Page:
The point?  To set the play's time and place: early spring, 1950s, east Texas.  Daffodils and buds announce spring; period flower pots and tools (and house, oh yeah!) explain '50s; and plant choices, tan grass especially, suggest Texas.  3D foliage creates a fore- and middle-ground garden for the actors in front of stylized cut-out plywood trees and, further back, a cut-out tree-line against the sky.  (Where the lighting designer makes magic sunsets.)

Today I'm a little sore, but pretty happy.

(Oops - photo courtesy of Jeff Camp, TD  at WaterTower Theatre.  Thanks!)

Wednesday, March 30, 2011

Science Is Wrong...

The human race is theorized to have evolved from monkeys, but even a cursory examination of the workings of the human brain reveals the flaw in this "monkey" genesis:

It was obviously squirrels.

I mean, look at the way a human mind works!  Either racing in a lunatic way from point A to point B - by way of Z, G, with a double-back at P 1/2 - or our brain curls up in a metaphorical hollow tree to hibernate until we poke it with a stick.  If our brain does find an idea (seen the pop-eyed, startled look on a squirrel's face with a nut crammed it in its mouth?)...  then it darts here and there, not at all sure what to do with the awkward thing.  Mostly we fruitlessly dig for ideas, chittering a squirrelly, "Here?  There? Where?  Must be one somewhere!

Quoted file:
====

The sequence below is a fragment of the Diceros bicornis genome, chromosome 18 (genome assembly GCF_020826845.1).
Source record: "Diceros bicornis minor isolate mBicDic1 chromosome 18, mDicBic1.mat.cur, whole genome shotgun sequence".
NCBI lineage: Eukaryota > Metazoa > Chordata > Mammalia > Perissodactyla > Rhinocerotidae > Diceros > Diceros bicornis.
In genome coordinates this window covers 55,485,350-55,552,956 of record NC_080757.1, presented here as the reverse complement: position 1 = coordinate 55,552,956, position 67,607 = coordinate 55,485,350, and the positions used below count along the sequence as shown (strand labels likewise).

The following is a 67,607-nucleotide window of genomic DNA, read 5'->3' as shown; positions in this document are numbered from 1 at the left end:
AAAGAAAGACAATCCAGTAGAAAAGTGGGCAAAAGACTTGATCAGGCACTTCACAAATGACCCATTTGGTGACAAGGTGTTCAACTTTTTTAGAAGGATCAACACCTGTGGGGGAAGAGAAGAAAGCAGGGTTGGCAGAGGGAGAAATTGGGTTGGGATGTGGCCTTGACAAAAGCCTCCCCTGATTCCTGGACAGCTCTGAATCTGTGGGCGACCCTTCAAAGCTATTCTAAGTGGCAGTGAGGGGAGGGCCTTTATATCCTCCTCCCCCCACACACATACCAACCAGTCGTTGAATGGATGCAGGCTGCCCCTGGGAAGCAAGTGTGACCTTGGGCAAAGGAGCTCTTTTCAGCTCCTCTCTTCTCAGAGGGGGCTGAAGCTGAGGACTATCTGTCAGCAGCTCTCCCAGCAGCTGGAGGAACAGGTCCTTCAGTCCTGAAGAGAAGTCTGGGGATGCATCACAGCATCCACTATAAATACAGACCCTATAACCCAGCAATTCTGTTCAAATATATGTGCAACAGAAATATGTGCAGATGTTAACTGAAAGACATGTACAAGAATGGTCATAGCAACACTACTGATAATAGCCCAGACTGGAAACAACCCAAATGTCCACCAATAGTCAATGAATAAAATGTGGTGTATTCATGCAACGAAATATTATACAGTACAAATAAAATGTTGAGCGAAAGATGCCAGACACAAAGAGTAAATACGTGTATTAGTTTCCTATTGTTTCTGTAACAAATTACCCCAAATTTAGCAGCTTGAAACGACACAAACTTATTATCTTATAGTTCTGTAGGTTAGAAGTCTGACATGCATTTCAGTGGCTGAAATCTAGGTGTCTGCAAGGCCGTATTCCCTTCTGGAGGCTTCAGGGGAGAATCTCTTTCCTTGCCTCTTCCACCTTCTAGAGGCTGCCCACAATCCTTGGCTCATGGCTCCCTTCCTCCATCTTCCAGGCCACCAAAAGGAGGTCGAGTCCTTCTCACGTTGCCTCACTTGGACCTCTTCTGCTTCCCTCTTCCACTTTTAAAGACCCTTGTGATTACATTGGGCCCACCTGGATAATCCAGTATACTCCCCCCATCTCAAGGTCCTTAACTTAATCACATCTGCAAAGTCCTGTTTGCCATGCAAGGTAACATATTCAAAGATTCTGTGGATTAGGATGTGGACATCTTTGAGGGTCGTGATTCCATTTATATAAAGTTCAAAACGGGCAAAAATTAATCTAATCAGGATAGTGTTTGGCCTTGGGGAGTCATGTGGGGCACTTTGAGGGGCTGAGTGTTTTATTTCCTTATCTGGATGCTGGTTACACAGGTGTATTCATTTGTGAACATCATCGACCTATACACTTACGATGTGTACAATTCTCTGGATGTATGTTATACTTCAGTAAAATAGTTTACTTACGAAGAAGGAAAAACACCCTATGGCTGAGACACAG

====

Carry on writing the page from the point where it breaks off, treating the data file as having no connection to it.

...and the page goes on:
Tuesday, March 29, 2011

Collage Site

An interesting site for collage - scroll down a ways.  Paper Digital Art

Building Codes

There was a fascinating article in Sunday's paper on how Japan's building codes protected the public during the earthquake.  Japan has the strictest seismic design and building codes in the world.  Their buildings are expected not just stay up long enough to let inhabitants escape a quake, but be (mostly) usable again immediately.  In the U.S. we expect time to flee to safety, but also to extensively repair or replace buildings afterwards.  This difference is a direct result of earthquake frequency: Japan having many, while we have few.  Cost/benefit calculation.  The damage in New Zealand, another first-world country,was mainly to the heart of Christchurch, whose old masonry buildings had not been reinforced sufficiently for such a big shock.  (I'm told the downtown square looks like it snowed drifts of bricks on the garden and benches.)